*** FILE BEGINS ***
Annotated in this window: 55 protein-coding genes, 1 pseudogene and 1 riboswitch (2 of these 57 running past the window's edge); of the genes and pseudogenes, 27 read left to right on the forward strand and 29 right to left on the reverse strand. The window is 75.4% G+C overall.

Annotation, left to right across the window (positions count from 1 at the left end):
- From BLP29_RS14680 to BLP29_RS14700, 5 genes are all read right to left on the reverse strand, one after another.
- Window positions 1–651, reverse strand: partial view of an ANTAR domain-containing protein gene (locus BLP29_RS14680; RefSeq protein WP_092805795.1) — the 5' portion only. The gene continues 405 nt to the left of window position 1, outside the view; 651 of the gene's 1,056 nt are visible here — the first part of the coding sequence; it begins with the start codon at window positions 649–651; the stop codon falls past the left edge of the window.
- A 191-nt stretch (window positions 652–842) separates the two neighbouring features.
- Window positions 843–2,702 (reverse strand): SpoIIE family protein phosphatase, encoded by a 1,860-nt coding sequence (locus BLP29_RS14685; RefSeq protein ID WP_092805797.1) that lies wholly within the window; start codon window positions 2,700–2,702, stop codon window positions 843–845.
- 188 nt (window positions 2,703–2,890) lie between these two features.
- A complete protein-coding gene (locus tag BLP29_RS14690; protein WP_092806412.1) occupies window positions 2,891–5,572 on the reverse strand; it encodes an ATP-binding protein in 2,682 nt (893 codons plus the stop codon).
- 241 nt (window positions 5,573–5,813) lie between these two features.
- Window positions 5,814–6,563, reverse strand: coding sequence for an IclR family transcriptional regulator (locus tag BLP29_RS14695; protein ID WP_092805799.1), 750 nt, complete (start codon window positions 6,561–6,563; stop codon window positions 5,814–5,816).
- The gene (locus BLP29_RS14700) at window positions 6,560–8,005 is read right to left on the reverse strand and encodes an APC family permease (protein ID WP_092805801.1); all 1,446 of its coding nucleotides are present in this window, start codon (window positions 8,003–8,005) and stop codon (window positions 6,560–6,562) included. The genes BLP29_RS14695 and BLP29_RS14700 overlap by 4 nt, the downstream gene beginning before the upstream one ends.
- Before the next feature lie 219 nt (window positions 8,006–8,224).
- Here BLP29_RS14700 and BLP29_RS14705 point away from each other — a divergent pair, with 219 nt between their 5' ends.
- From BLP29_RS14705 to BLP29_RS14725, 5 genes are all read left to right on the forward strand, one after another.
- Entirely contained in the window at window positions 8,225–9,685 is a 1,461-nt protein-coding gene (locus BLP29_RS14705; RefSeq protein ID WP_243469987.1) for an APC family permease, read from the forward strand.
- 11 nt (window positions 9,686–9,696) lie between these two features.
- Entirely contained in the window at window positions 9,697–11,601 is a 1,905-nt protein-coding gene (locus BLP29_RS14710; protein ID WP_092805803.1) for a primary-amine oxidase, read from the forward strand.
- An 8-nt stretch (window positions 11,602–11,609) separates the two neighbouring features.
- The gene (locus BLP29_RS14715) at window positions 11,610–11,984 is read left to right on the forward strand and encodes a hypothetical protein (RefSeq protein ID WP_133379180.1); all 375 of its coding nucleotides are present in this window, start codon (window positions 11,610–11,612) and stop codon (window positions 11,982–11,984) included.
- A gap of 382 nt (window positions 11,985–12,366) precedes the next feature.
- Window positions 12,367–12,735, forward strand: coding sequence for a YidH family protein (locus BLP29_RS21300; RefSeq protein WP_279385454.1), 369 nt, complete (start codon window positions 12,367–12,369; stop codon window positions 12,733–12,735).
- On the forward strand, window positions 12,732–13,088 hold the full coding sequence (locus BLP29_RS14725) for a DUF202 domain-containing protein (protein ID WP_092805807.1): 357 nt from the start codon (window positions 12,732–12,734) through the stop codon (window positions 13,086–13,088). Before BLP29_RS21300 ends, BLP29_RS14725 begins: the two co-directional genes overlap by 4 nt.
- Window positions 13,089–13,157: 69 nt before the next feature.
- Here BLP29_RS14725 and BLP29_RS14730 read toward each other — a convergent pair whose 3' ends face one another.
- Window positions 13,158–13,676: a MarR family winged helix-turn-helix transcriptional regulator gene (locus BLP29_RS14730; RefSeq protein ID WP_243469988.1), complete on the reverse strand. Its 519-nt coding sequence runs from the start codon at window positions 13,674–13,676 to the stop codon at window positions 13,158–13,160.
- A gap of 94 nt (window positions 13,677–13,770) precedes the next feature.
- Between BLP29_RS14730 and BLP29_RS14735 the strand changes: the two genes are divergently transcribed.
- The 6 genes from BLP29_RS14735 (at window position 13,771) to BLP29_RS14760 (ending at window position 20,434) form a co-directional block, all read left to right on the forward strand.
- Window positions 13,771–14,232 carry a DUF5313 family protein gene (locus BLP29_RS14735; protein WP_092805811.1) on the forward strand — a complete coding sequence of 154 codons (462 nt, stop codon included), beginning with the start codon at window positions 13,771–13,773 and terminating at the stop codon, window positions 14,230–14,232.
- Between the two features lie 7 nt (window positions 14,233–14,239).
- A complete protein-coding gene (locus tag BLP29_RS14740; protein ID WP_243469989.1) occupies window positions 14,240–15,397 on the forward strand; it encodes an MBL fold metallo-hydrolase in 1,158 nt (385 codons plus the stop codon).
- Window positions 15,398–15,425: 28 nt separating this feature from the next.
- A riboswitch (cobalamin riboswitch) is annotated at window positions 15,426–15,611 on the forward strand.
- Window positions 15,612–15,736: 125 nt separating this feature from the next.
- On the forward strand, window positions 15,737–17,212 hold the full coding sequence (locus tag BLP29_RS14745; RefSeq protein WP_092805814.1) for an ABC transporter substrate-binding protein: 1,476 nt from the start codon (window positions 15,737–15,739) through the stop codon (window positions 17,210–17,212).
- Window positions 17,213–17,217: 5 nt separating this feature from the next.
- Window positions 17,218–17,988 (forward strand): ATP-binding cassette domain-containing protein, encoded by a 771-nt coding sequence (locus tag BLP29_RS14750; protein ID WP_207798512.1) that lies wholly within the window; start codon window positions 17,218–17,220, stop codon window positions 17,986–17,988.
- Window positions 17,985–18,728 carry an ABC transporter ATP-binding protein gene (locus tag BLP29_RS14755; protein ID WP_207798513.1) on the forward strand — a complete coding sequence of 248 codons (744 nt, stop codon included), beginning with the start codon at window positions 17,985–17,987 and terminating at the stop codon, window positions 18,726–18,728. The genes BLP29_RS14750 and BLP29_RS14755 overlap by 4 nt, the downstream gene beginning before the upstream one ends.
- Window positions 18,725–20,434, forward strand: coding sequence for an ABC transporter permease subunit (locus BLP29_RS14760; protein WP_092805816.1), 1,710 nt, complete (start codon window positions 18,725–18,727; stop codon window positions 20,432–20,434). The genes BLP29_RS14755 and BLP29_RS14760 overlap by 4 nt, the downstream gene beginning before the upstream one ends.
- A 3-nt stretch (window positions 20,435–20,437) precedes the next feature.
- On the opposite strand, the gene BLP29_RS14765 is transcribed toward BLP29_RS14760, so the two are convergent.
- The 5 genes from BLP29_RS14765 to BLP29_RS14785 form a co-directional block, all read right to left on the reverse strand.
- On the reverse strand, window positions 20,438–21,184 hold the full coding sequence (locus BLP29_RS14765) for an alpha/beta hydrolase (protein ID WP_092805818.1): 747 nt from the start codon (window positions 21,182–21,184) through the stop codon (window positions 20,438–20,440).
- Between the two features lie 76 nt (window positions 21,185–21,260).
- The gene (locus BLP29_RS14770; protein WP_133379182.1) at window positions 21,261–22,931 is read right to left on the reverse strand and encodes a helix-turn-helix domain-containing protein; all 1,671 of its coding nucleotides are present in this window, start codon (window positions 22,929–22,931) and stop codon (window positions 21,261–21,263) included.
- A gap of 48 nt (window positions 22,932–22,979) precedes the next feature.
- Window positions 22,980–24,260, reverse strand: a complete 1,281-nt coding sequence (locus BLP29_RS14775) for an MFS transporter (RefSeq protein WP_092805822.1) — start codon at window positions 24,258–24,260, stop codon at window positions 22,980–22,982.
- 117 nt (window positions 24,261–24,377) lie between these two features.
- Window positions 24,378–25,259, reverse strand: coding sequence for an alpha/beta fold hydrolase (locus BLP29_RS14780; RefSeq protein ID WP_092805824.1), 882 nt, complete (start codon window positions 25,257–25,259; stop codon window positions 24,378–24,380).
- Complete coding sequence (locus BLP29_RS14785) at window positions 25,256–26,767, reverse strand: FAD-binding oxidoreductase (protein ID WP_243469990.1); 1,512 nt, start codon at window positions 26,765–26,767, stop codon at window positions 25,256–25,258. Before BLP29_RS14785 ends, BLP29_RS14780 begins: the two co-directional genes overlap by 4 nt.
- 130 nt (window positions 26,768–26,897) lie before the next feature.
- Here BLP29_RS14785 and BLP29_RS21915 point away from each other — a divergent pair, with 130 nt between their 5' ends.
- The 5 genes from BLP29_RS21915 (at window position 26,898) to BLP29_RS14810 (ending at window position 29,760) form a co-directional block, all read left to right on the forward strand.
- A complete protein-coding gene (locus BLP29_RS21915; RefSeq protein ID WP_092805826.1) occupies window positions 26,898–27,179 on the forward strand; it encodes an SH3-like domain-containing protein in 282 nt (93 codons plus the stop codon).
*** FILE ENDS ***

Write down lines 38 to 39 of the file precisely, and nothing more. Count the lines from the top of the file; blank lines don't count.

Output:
- Window positions 17,985–18,728 carry an ABC transporter ATP-binding protein gene (locus tag BLP29_RS14755; protein ID WP_207798513.1) on the forward strand — a complete coding sequence of 248 codons (744 nt, stop codon included), beginning with the start codon at window positions 17,985–17,987 and terminating at the stop codon, window positions 18,726–18,728. The genes BLP29_RS14750 and BLP29_RS14755 overlap by 4 nt, the downstream gene beginning before the upstream one ends.
- Window positions 18,725–20,434, forward strand: coding sequence for an ABC transporter permease subunit (locus BLP29_RS14760; protein WP_092805816.1), 1,710 nt, complete (start codon window positions 18,725–18,727; stop codon window positions 20,432–20,434). The genes BLP29_RS14755 and BLP29_RS14760 overlap by 4 nt, the downstream gene beginning before the upstream one ends.